It is a new year and of course another baseball game is being released by the dependable 2K Sports. With the season already a week or so in, people are donning the ball caps and sipping their own overpriced drinks at home as they pop in MLB 2K11 into their game systems. This year 2K Sports have chosen to put Roy Halladay on the game cover, which is a nicely analogous choice for this review.
Halladay has been around for awhile in the major leagues, and though everyone has come to expect dominance from him whether he plays for the Blue Jays or the Phillies, he still manages a surprise now and again. Last year he delivered a perfect game, but this year, who knows? Will he break down? Will he go back to being simply dependable? Every year people ask the same questions of their favorite sports video game titles. Is 2K11 going to be groundbreaking, more of the same, or (gulp) the end of the road in quality?
One of the newest features of the series is the dynamic player updating. No longer content with outdated, static player ratings, 2K11 now revises player skills and rankings as the real life Major League Baseball season progresses. If one is connected to the internet, the game will update once a user begins playing 2K11. It’s a pretty neat addition in that no longer will one see someone like, say, Mike Stanton wade through mediocrity if he has a big rookie season. On the flipside, one may have a hard time getting no-name players to do miraculous feats if their skill levels continue to decrease due to a real life lack of playing time.
Another interesting feature is the revamped fielding system. In 2K10 the fielding system was a little clunky given the default sliders, but now it seems to be more agreeable. Players are given a location in the form of a circle for their player to scoot to when a ball is in play. Once the ball is caught, users utilize an arm strength meter to throw the ball with velocity and accuracy. Like free throws in basketball games or field goals in some old football games, the timing of a throw measure can mean the difference between a put out and a wild throw.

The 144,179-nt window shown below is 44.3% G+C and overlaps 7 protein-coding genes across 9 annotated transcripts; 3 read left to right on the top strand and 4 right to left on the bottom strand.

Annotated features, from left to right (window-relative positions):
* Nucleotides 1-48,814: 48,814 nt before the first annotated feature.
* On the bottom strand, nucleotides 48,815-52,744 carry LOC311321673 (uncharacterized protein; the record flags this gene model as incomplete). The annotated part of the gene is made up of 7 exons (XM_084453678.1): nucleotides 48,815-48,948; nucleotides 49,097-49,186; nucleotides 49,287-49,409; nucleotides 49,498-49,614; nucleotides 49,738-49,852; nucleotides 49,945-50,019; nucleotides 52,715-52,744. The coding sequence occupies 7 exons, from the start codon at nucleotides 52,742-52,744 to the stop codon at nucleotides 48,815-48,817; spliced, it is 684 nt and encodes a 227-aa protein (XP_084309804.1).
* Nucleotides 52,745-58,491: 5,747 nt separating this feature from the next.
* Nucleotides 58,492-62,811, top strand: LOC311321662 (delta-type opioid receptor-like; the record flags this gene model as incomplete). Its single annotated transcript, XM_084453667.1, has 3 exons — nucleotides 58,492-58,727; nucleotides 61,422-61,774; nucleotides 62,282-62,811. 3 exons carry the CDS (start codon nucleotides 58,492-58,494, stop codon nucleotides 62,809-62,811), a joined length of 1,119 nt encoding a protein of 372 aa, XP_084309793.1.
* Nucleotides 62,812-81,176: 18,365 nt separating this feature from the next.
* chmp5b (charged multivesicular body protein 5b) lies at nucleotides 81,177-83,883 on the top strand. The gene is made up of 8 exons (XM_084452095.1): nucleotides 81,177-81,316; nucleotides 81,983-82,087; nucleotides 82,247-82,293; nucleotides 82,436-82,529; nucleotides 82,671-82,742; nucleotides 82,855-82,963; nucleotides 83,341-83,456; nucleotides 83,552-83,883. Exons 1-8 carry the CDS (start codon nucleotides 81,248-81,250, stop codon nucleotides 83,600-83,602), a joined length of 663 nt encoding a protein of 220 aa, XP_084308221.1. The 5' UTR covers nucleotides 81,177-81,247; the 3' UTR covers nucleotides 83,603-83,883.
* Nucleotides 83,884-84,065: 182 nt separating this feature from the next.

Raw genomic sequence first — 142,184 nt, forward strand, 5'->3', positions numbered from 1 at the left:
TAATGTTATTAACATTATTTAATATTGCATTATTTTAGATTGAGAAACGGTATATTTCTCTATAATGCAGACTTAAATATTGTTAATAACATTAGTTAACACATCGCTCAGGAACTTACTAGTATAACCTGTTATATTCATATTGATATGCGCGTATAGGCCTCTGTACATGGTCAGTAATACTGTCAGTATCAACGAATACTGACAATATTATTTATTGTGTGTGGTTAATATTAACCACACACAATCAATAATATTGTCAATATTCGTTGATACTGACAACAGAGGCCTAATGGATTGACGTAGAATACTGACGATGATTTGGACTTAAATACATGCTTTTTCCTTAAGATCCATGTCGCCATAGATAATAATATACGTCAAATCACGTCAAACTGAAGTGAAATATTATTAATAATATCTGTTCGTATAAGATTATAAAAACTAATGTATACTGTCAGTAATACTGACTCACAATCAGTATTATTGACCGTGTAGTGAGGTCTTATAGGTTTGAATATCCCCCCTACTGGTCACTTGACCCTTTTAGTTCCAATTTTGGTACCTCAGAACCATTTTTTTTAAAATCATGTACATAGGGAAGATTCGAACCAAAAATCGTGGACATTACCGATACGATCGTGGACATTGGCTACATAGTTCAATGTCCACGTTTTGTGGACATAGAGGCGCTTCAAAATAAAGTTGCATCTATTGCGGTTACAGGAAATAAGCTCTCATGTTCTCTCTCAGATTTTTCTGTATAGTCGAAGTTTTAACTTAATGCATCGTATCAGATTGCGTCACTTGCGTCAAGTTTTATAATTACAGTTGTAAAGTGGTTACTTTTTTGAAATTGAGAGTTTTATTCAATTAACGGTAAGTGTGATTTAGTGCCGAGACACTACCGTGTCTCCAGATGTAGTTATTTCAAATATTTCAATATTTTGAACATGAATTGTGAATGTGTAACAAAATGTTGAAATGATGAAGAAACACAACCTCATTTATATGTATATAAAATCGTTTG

Along with some of the new features, 2K11 has many similar aspects to its predecessor that keeps the franchise in good stead for gamers. The many modes are still available, including the quick mode of Play Ball, Franchise, and Home Run Derby. All of these modes are consistently with what one has expected in versions past.
The My Player mode continues to give users an entertaining chance to start a new ballplayer at the Double-A level and move up the ranks through gameplay and at bat goals. Given the length of a baseball season it can be a bit tedious to play every game for just a few segments of active play, but to each their own. As in 2K10, perhaps it is best to play as a pitcher to accelerate the season a little more quickly than as an every day batter.
The controls, as usual, are widely varied depending on the situation. Batting is simple in design with a typical choice of a regular swing versus a power swing. However, it is the timing of connecting with pitches that will prove to be the most challenging for gamers. A general tip is that if the ball looks like it is just about over the plate it is still too early to swing. Otherwise, one will find oneself ahead of too many 90+ mph fastballs.
Pitching, on the other hand, is much more complicated in its demands for a perfect pitch. One has to first select a pitch by following a particular stick maneuver. After this is accomplished as best as possible, one is then asked to time the strength of their pitch with a sort of expanding polygon. During these pitch setups, the user is asked to keep the baseball cursor in the correct section of the catcher’s mitt to make sure that the pitch is spotted accurately. Needless to say, a new player of the game will likely be lit up for repeatedly before getting pitching down effectively.
In conclusion, 2K11 is a fine game that continues with its excellence in gameplay. Like Roy Halladay, it is a game that one can dependably get their kicks playing as real life ballplayers, while continuing to be impressed by the graphics and playing modes that one looks for in a baseball game. It is doubtful that anything resembling an astounding perfect game will be found in the new features, so spending money on an upgrade over 2K10 may not be entirely necessary. However, 2K11 proves that 2K Sports continues to be successful with one of the stronger baseball game franchises available.
MLB 2K11 is rated E (Everyone) by the ESRB for Mild Lyrics. This game can also be found on: DS, PC, PS2, PS3, PSP, and the Wii.